[Anglican Communion News Service] The Steering Group of the International Anglican Women’s Network (IAWN) has said that in many parts of the Communion full value is not yet given to Anglican women’s organizations that contribute to God’s mission among marginalized women and girls.
In a communiqué issued after their UK meeting, Steering Group members reflected on the place of women in the Anglican Communion and concluded that more needed to be done to ensure the work and voices of women be acknowledged and appreciated.
“During our discussions it became clear that many of the challenges faced by women are held in common, whether in the developed or developing world,” the group wrote. “In particular, poverty in its many forms too frequently has a woman’s face.”
“It also became clear that in many parts of the Communion, full value is not yet given to Anglican women’s organizations that contribute faithfully to God’s mission among marginalized women and girls in their areas.”
The group reviewed how it might better support the women who serve the Women’s Network as Provincial Links around the Communion, particularly in taking forward the implementation of the Anglican Consultative Council resolutions concerning equal representation of men and women on decision-making bodies in Anglican Communion churches.
One possible way of supporting Provinces to address many of the challenges they had identified during their meeting was by facilitating two regional gatherings in South Asia (in 2015) and Africa (in 2016) which would focus on women’s economic empowerment.
The big challenge for IAWN’s Steering Group over the coming months is to find the resources and support to realize these meetings.
Read the full statement below:
IAWN Steering Group Communiqué
We, the members of the International Anglican Women’s Network (IAWN) Steering Group, thank God for the opportunity we have had to meet and reflect together at the Anglican Communion Office in London from November 7 – 12, 2013. All members of the Steering Group were present, apart from our Co-ordinator Mrs Ann Skamp from the Anglican Church of Australia, whom we greatly missed.
During our meeting, we heard news of the loss of life, homes and livelihoods caused by Typhoon Haiyan, and held the people of the Philippines in our prayers. We also heard about the fragile peace in the Democratic Republic of the Congo and pray that this will lead to renewed, urgent efforts to eliminate sexual violence which is a deeply traumatic and unacceptable weapon and legacy of conflict.
We were delighted that a number of experts within the Communion gave us time. The Revd Rachel Carnegie, soon to be Co-Director for the Anglican Alliance, expressed her desire to explore fresh approaches to collaboration between the International Anglican Women’s Network and the Alliance. Mr Jan Butter, Director for Communications at the Anglican Communion Office, challenged us to expand our approaches to global networking and sharing news. Anthropologist the Revd Dr Elizabeth Koepping, a senior lecturer at the University of Edinburgh, Scotland, gave an inspiring theological reflection and described her research into the contradiction between Scripture and practice with respect to domestic physical violence. This enhanced our own reflections on the implications of Anglican Consultative Council Resolution 15.07 on gender based and domestic violence.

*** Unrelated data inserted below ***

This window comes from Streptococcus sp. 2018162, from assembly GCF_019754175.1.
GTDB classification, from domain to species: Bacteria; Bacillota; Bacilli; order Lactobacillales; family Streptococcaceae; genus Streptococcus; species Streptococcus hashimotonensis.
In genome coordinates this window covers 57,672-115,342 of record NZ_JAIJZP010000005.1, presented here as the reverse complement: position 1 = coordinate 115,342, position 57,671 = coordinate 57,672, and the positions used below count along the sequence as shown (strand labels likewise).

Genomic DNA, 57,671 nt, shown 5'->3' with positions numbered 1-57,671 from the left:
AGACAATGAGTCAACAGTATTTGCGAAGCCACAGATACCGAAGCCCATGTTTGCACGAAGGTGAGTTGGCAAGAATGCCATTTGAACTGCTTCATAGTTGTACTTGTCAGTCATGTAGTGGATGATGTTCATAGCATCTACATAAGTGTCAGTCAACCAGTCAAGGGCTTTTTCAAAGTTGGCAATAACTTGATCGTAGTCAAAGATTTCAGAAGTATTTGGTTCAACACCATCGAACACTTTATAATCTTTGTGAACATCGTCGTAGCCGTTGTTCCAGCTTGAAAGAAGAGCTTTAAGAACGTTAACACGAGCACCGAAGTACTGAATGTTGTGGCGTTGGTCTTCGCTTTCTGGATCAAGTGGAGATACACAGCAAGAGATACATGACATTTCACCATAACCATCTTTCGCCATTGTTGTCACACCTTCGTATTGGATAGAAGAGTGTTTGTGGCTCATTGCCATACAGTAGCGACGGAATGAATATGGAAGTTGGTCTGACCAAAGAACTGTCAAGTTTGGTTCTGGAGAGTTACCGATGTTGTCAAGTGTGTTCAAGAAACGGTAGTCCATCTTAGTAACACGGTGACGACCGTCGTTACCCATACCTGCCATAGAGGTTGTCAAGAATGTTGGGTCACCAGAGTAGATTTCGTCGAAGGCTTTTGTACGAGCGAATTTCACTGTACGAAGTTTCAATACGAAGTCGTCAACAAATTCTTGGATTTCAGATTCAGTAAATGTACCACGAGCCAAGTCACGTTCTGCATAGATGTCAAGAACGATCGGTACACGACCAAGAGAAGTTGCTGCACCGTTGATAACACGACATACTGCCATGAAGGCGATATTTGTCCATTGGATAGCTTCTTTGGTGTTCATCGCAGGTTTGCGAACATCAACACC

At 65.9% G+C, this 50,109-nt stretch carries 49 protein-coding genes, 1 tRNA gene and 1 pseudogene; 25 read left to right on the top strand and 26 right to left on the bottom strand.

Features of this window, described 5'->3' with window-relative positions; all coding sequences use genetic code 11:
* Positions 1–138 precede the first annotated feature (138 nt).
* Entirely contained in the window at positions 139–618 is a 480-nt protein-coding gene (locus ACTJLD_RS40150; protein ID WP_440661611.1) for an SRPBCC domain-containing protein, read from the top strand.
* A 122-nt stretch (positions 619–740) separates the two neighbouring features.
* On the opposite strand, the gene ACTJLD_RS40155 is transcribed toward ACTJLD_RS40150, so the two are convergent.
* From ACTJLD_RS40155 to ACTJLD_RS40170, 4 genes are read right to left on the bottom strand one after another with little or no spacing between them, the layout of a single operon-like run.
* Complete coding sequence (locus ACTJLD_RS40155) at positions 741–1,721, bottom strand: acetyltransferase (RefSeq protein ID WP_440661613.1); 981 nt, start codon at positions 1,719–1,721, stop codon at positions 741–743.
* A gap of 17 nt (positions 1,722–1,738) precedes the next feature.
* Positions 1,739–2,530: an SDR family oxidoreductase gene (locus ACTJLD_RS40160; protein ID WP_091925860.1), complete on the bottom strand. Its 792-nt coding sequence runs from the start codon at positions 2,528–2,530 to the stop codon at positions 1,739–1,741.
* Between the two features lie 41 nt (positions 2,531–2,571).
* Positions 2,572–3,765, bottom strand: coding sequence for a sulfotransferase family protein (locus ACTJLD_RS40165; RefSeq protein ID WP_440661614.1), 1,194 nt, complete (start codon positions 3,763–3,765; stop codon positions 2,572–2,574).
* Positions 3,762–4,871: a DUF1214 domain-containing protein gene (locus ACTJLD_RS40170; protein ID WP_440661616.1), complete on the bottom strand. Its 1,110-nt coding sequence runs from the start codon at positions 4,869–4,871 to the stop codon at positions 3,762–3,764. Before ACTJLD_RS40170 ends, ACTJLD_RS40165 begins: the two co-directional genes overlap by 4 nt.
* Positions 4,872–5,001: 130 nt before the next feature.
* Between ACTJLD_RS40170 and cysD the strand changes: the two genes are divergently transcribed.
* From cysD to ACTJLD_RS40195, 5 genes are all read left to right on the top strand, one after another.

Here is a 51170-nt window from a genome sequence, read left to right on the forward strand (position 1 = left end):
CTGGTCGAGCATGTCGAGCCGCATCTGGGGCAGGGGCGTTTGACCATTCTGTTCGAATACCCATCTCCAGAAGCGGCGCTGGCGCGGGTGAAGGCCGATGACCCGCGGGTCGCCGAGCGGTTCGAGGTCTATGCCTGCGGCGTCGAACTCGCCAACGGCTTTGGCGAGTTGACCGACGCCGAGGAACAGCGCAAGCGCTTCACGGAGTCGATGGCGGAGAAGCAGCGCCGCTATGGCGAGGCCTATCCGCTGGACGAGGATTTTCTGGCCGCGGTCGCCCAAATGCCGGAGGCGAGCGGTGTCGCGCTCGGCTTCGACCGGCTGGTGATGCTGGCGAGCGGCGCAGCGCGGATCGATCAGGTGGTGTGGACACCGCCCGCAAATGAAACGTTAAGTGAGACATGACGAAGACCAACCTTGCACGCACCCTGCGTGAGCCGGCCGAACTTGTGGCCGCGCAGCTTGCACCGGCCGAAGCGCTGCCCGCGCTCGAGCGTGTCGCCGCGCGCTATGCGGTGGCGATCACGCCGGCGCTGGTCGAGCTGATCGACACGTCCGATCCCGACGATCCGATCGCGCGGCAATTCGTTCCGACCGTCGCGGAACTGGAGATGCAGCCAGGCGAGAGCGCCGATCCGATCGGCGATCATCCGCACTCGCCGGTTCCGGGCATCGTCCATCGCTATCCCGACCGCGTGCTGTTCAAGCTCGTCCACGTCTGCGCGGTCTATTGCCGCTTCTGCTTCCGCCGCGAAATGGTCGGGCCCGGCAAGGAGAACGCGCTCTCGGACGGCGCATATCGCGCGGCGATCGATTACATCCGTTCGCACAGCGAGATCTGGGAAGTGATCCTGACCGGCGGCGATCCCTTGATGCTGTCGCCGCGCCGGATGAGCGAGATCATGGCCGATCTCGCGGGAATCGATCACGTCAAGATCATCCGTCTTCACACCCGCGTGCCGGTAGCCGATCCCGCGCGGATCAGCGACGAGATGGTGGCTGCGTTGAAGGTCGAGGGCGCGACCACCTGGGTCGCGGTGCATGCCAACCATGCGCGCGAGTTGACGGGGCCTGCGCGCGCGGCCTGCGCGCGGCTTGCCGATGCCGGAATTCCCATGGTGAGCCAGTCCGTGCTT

In order to learn about a particular area of mission and outreach in an urban context, we visited the Church Army’s Day Centre in the Marylebone area of London. Day Centre Team Leader, Ms Valentina Ines La Mela, explained the work and ethos of the Project which successfully empowers vulnerable homeless women to live independently.
We reviewed how the Steering Group might better support the women who serve the Women’s Network as Provincial Links around the Communion, particularly in order to take forward the implementation of the ACC resolutions concerning equal representation of men and women on decision-making bodies in our churches, and Anglican responses to gender based and domestic violence.
The Steering Group includes women from around the worldwide Communion. During our discussions it became clear that many of the challenges faced by women are held in common, whether in the developed or developing world. In particular, poverty in its many forms too frequently has a woman’s face. It also became clear that in many parts of the Communion, full value is not yet given to Anglican women’s organisations that contribute faithfully to God’s mission among marginalised women and girls in their areas.
In order to deepen conversation and resolve concerning common challenges, we will explore the possibilities of two regional gatherings, one in South Asia in 2015, and one in Africa in 2016, with a focus on women’s economic empowerment and related issues.
The Secretary General, Canon Kenneth Kearon, welcomed us warmly to the Anglican Communion Office. The Chair of the Anglican Consultative Council, Bishop James Tengatenga, encouraged the Steering Group. He reaffirmed the importance of the Networks as “where things are happening; they make Anglicans visible, representing the whole Body of Christ, everyone and in every place. They show the life of the churches throughout the Communion.”
We wish to thank the Anglican Communion Office for their hospitality, and in particular the Revd Terrie Robinson, Networks Coordinator and Women’s Desk Officer, for her generous and loving support and encouragement.
Elaine Cameron, Scottish Episcopal Church; Meenakshi Das, Church of North India; Margaret Dempster, Anglican Church of Canada; Claudette Kigeme, Anglican Church of Burundi; Elenor Lawrence, Anglican Church in the Province of the West Indies; Kim Robey, The Episcopal Church; Pumla Titus, Anglican Church of Southern Africa.